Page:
5 metrics to track for cash flow
The reason we split the cash flow into separate components in the section above was to make it easier to understand how money is moving through your business. With a tool like ProfitWell Metrics subscription analytics, you can break your cash flow down even further, to get a more granular look at your company's finances for a certain accounting period. While you can use Metrics to track nearly every metric that is important to a SaaS company, we'll focus on the metrics you should be tracking to better understand how cash flows in your business.
We've already explained the difference between revenue and cash flow. Although the two are not the same thing, they are closely related. If your revenue goes up, and all other variables stay the same, then your cash flow should be higher as well. When taken as part of a complete picture, revenue can be used as a predictor for cash flow. Just remember, revenue growth doesn't necessarily mean cash flow growth. If your expenses go up in order to achieve that revenue, your cash flow and profits could take a hit.
2. Burn rate
Burn rate is the measure of how much money you're losing or spending in a given period—a measure of your negative cash flow. If you want to know how much money you'll have on hand at a given point in the future, you need to know how quickly you are burning through it. Unlike revenue and liabilities, money isn't calculated toward the burn rate until it's actually spent.
It's used typically by startup companies to track the amount of spending before it begins generating income, as well as its runway—how long it has before it runs out of money.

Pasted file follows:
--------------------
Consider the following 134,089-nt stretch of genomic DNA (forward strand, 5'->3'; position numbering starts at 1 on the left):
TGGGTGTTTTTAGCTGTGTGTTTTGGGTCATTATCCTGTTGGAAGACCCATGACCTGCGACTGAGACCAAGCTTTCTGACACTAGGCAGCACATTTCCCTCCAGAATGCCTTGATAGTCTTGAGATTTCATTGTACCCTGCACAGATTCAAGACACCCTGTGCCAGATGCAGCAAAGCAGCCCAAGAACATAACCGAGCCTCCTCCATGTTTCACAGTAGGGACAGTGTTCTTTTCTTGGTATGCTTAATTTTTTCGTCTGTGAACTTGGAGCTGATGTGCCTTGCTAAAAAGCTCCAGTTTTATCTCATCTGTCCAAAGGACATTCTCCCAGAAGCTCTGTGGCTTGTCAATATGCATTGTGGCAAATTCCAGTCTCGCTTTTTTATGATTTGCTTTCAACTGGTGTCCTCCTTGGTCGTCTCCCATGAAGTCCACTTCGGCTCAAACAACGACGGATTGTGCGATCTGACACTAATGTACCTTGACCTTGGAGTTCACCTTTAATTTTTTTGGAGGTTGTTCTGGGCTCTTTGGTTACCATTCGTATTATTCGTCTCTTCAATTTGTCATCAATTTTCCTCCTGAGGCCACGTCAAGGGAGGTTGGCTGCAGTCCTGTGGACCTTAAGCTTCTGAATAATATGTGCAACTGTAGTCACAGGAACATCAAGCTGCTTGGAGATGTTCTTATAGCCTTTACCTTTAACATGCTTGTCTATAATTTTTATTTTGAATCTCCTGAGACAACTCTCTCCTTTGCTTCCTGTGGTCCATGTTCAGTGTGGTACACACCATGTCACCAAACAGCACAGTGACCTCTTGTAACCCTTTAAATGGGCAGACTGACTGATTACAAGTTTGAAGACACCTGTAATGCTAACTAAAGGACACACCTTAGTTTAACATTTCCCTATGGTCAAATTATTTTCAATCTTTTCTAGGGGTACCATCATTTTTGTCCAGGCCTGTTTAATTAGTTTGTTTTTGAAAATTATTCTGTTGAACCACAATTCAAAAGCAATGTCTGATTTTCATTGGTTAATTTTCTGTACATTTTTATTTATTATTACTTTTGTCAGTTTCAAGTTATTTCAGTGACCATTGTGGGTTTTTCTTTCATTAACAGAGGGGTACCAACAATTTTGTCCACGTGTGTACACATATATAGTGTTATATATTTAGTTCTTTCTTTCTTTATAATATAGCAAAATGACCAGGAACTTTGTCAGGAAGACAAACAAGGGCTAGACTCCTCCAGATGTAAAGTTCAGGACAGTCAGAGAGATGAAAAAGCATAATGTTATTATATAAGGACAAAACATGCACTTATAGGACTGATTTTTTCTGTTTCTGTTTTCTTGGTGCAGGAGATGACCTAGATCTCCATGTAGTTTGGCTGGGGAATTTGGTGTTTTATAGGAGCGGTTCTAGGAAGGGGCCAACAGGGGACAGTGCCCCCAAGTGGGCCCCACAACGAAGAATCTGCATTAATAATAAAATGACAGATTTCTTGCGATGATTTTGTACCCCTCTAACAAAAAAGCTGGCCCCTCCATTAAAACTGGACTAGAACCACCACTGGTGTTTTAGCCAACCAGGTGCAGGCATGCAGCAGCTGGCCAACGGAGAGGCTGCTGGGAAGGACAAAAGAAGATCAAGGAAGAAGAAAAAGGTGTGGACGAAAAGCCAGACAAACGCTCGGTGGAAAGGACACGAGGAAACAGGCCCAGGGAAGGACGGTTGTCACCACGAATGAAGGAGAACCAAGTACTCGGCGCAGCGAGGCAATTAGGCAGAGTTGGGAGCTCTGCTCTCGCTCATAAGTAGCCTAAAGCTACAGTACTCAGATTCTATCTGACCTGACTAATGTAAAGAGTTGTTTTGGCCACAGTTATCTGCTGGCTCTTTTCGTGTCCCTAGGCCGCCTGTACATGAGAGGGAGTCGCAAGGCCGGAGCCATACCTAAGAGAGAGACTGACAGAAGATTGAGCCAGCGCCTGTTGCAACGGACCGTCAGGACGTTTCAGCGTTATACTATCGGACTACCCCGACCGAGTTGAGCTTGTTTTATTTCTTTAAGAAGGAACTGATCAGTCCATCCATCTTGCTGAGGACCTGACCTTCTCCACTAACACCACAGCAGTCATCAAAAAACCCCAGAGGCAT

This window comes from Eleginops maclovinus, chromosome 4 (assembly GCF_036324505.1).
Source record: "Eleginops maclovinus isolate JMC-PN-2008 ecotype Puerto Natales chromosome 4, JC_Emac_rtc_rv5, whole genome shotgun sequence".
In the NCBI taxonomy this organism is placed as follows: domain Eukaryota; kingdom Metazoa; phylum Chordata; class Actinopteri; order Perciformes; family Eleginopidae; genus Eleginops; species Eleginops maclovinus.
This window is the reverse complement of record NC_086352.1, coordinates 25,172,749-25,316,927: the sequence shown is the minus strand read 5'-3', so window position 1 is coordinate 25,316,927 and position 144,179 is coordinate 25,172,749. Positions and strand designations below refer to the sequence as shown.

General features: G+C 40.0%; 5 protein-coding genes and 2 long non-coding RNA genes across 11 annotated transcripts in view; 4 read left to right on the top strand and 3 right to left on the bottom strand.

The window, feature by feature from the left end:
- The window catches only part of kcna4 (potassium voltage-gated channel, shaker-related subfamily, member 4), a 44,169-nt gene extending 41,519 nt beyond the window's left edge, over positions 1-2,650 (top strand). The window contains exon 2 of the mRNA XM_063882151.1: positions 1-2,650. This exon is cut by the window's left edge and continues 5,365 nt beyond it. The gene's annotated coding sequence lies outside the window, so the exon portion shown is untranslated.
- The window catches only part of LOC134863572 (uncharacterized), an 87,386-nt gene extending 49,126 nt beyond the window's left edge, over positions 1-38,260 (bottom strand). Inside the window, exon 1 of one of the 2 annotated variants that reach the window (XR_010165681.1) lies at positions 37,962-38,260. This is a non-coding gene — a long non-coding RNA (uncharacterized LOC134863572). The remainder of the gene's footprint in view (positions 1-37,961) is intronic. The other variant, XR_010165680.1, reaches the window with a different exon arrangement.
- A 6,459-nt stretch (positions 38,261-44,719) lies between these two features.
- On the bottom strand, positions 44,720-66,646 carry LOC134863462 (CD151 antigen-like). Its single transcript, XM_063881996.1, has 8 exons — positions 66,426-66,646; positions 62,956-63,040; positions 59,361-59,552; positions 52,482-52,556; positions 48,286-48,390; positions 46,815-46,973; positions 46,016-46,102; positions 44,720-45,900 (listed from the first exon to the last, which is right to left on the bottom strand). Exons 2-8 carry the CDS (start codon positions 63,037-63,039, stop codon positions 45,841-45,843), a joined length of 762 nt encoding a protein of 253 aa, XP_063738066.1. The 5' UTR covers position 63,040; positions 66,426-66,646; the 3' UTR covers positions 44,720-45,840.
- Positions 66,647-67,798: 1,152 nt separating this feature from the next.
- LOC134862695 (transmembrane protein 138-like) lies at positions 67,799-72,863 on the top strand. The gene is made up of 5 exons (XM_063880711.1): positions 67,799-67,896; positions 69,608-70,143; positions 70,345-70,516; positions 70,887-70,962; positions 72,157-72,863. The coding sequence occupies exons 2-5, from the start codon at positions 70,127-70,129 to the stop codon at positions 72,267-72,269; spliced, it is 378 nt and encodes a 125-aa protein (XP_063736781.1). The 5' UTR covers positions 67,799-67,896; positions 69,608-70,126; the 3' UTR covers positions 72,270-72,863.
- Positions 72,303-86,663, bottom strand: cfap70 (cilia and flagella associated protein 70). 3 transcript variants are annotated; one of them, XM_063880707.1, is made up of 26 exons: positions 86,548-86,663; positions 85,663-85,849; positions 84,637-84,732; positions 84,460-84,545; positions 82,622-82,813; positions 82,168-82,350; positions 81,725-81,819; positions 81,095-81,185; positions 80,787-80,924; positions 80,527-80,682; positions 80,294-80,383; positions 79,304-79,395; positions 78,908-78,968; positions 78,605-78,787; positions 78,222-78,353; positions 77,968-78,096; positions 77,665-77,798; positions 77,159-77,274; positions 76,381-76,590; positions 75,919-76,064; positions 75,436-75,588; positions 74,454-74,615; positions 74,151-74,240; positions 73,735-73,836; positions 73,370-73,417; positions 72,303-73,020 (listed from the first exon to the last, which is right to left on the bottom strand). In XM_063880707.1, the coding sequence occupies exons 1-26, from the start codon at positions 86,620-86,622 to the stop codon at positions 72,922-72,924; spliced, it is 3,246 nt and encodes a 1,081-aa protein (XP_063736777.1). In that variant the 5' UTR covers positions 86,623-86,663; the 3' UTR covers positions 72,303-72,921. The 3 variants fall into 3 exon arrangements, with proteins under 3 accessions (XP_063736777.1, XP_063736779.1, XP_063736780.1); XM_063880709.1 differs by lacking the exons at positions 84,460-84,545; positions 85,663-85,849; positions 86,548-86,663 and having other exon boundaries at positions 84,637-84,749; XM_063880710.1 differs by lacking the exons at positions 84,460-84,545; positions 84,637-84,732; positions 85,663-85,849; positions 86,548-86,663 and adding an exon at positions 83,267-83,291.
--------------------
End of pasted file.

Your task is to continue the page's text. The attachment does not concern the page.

Monthly recurring revenue (MRR) is an important metric for SaaS companies. It's the amount of monthly predictable revenue that a company can expect to receive. It's calculated by taking the average revenue per user (ARPU) and multiplying that by the number of users you have. There's a lot you can learn from your MRR and ProfitWell Metrics makes it easy for you to break it down even further for proper financial forecasting and planning, and measuring growth and momentum.
These next two metrics are often grouped together because they make up two of the most powerful metrics SaaS companies can use. Customer acquisition cost (CAC) refers to the amount of money you must spend (usually in sales and marketing) to acquire a new customer. This is extremely important information to know, because it dictates how much you have to charge for products, and can be an indicator of how effective your marketing is.
All businesses have repeat customers. The amount a given customer will spend over their lifetime of shopping with the company is the lifetime value (LTV) of that customer. For subscription companies, who deal almost exclusively in repeat customers, this is an especially valuable metric. LTV fills in the blank between ARPU and retention, giving you a more robust picture of where you stand and the revenue you can expect over the course of a customer lifespan with your company.
When you know how much you will make off a given customer, you can compare that to how much you spent on acquiring them. LTV tells you what you can afford to spend to acquire a new customer. However, this metric's importance goes much deeper, which is where ProfitWell Metrics can help, so you can keep that LTV high and your CAC low.